The quantification of uncertainty attached to selected sampling protocols in a kimberlite using a discrete simulation method
Thurston, Malcolm Lawrence
The prime objective of this thesis is to understand, in a quantitative way, how the uncertainty in local and global grade estimates change with different sampling configurations, both in terms of the size of a sample and in terms of the number of samples taken. A second objective, and necessary in order to achieve the first, is to practically apply a new simulation method that takes into account the statistical, spatial and discrete nature of the diamond distribution in a kimberlite. A limited number of practical, sampling protocols were considered. For global grade estimates, and for the situations tested, it was shown that the number of holes required to place the global estimate within '10% of the "true" global mean (at a lower 90% confidence interval) ranged from 12holes tor a high nugget effect semi-variogram model to 16 holes for a low nugget effect seml-varlogram model. For larger samples the results showed very little improvement in the global confidence limits for the low nugget semi-variogram model while the high nugget semi-variogram model improved significantly. For local grade estimates, and for the situations tested, it was shown that 90% of the blocks estimated were within 25% of their true value for both the low and high nugget semi-variogram models. Moving to a larger sample size improved the confidence in the local estimates for the low and high nugget effect models. The effect of bottom cut-off on local and global grade confidence limits was investigated and found to be, for the situations tested, minimal in the case of global grade estimates but played a role when local estimates were required. The possibility of estimating diamond grade across part of the diamond size distribution was explored and shown to be a promising technique in circumstances where the full diamond size distribution is known. The advantage of this approach is that the grade of the restricted size range can be estimated using a smaller sample size.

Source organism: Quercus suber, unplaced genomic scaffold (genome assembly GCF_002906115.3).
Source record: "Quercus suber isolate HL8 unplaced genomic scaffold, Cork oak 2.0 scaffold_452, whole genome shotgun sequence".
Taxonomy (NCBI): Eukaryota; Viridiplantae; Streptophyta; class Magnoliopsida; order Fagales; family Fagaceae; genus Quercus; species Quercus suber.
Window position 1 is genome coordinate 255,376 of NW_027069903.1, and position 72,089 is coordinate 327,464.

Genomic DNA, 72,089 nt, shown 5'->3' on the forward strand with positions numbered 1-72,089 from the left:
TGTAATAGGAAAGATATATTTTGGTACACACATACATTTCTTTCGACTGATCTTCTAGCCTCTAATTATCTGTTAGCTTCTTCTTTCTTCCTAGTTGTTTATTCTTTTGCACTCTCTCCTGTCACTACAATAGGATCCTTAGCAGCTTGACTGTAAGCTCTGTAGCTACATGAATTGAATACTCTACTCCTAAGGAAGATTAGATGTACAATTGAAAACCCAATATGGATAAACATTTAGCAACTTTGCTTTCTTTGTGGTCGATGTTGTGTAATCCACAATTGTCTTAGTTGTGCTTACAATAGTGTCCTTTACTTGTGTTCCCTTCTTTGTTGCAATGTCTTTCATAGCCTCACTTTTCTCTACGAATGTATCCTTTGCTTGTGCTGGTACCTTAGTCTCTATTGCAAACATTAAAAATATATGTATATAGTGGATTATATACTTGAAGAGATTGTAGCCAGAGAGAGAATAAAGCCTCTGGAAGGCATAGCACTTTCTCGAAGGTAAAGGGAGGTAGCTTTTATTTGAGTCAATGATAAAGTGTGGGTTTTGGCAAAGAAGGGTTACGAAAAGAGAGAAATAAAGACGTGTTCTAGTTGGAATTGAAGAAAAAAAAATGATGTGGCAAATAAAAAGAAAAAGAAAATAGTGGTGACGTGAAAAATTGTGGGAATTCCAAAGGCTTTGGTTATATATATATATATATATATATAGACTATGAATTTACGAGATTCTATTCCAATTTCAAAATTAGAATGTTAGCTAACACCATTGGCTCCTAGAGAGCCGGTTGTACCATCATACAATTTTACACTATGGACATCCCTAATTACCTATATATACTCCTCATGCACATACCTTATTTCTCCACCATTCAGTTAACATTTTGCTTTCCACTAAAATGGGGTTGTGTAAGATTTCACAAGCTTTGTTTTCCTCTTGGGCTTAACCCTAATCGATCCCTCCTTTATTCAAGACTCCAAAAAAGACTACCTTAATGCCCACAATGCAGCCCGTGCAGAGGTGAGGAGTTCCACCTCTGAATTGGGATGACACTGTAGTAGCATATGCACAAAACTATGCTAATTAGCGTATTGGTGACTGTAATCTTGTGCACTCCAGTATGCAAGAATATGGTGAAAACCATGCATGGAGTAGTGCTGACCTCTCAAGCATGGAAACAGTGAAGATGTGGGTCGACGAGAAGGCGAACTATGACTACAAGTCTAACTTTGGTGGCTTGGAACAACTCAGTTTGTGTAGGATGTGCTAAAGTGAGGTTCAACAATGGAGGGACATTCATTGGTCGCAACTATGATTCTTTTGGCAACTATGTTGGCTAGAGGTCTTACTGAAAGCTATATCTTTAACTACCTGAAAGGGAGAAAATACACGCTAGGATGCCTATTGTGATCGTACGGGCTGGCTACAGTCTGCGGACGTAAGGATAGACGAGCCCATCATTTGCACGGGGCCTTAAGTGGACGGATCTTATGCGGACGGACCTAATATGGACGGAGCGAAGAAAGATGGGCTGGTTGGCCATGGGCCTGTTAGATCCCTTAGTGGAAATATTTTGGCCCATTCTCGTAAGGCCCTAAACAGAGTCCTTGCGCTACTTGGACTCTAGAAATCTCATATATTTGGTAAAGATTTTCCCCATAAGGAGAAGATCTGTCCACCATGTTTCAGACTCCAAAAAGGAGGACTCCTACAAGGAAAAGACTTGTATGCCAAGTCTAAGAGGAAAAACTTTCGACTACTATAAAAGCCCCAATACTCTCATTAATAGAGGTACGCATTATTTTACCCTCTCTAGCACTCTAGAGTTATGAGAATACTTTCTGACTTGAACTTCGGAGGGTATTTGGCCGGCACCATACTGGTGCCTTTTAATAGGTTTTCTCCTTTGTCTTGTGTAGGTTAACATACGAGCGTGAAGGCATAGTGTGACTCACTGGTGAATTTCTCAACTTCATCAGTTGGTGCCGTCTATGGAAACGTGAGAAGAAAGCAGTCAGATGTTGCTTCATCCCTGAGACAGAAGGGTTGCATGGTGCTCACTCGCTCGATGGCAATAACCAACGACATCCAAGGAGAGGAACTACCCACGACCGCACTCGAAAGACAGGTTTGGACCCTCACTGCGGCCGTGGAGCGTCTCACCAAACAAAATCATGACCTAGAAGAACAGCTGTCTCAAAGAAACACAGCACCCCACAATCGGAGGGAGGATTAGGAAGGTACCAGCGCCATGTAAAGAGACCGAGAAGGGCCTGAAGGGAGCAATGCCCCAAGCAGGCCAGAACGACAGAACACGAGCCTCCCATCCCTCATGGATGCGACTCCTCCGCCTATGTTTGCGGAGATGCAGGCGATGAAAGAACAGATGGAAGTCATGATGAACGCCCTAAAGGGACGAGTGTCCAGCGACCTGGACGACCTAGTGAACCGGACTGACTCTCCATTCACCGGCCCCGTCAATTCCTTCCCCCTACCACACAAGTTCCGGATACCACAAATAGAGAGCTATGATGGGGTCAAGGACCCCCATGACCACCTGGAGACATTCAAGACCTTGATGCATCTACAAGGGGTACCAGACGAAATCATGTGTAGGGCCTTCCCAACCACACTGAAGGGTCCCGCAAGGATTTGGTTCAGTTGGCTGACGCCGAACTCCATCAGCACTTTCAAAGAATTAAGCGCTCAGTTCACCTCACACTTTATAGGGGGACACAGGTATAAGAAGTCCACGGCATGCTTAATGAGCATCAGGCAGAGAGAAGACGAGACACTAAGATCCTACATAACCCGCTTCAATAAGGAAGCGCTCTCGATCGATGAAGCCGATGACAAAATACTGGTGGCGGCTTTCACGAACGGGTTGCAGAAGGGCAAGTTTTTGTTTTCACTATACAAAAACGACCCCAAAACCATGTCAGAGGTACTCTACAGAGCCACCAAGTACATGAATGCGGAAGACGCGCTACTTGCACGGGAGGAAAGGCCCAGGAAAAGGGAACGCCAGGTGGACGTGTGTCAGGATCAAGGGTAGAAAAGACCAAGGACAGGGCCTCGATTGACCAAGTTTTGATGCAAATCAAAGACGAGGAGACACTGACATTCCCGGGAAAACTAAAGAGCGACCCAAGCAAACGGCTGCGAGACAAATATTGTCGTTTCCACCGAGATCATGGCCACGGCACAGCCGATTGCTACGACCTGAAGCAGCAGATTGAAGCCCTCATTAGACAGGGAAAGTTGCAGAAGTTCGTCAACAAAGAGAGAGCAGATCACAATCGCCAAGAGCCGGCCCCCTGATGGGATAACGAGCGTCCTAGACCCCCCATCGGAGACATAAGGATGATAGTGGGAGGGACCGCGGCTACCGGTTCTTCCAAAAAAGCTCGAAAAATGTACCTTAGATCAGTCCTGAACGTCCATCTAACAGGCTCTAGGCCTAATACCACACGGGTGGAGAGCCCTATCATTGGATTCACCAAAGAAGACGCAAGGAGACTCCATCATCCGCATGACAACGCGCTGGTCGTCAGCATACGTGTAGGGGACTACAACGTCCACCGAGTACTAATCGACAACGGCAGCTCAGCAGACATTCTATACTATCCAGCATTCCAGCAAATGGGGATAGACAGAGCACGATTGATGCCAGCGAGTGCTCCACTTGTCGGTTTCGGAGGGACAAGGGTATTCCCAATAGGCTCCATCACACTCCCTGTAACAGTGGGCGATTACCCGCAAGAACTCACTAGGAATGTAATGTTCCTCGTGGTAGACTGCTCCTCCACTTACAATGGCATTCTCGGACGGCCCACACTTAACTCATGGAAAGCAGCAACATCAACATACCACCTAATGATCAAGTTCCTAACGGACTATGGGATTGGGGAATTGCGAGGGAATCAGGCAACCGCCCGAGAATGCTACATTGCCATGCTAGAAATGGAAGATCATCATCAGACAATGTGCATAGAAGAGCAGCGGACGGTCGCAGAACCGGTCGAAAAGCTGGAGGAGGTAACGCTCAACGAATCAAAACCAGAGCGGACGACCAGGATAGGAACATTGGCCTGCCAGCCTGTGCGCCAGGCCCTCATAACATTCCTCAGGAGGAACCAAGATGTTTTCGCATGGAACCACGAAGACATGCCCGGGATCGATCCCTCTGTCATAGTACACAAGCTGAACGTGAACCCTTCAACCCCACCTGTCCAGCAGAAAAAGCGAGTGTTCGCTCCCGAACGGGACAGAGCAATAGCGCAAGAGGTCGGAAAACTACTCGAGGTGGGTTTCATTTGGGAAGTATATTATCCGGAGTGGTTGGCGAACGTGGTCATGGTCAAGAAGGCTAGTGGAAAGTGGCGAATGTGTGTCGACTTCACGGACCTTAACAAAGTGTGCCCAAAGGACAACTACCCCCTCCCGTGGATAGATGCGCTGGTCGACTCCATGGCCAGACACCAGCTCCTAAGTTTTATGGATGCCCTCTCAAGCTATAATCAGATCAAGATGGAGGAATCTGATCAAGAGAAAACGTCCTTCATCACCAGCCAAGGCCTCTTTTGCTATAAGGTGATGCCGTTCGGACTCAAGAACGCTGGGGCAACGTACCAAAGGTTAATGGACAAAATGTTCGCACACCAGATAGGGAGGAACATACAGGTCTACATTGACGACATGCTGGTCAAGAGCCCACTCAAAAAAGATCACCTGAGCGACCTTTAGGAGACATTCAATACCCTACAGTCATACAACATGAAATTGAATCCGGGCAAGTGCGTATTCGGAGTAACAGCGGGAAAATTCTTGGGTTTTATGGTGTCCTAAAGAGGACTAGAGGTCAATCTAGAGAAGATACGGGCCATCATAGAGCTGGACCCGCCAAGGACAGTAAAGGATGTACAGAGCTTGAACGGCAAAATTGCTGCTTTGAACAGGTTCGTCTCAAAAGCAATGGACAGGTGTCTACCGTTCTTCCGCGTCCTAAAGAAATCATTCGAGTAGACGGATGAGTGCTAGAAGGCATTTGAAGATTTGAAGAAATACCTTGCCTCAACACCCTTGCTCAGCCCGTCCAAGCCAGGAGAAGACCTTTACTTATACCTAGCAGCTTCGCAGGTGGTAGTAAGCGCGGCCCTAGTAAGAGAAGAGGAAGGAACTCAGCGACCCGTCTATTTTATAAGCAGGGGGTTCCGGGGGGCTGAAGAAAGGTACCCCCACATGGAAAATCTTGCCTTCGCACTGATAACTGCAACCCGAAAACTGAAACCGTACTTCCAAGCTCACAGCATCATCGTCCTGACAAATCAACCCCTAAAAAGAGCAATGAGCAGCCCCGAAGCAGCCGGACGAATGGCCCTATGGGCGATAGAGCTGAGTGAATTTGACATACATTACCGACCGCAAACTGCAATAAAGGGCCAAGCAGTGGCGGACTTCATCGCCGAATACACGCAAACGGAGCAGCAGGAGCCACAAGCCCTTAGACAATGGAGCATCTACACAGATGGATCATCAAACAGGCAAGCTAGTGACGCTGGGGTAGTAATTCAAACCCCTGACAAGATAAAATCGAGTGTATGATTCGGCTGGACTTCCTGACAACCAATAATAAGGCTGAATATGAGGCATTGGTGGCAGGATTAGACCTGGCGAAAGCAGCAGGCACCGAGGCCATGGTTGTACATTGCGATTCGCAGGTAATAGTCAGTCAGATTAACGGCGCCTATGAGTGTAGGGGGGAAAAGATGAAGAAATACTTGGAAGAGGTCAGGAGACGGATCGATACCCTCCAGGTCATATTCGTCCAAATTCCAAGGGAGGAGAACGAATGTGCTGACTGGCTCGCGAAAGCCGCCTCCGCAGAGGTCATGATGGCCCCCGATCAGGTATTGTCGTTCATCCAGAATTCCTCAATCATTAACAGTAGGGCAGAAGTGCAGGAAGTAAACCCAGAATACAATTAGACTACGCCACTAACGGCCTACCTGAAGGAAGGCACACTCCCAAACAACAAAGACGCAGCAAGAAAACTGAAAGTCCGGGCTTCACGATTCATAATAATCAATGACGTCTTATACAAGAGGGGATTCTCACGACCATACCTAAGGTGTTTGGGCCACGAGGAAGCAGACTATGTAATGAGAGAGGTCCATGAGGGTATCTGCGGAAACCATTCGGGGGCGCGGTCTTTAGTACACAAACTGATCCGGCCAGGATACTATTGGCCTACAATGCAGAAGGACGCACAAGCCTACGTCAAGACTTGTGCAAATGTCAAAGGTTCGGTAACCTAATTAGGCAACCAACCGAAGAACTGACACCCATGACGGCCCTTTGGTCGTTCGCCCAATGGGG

A thesis submitted to the Faculty of Engineering, University of the Witwatersrand, Johannesburg, in fulfilment of the requirements for the Doctor of Philosophy.
Ores -- Sampling and estimation., Kimberlite., Diamonds -- Assaying., Diamond mines and mining -- South Africa.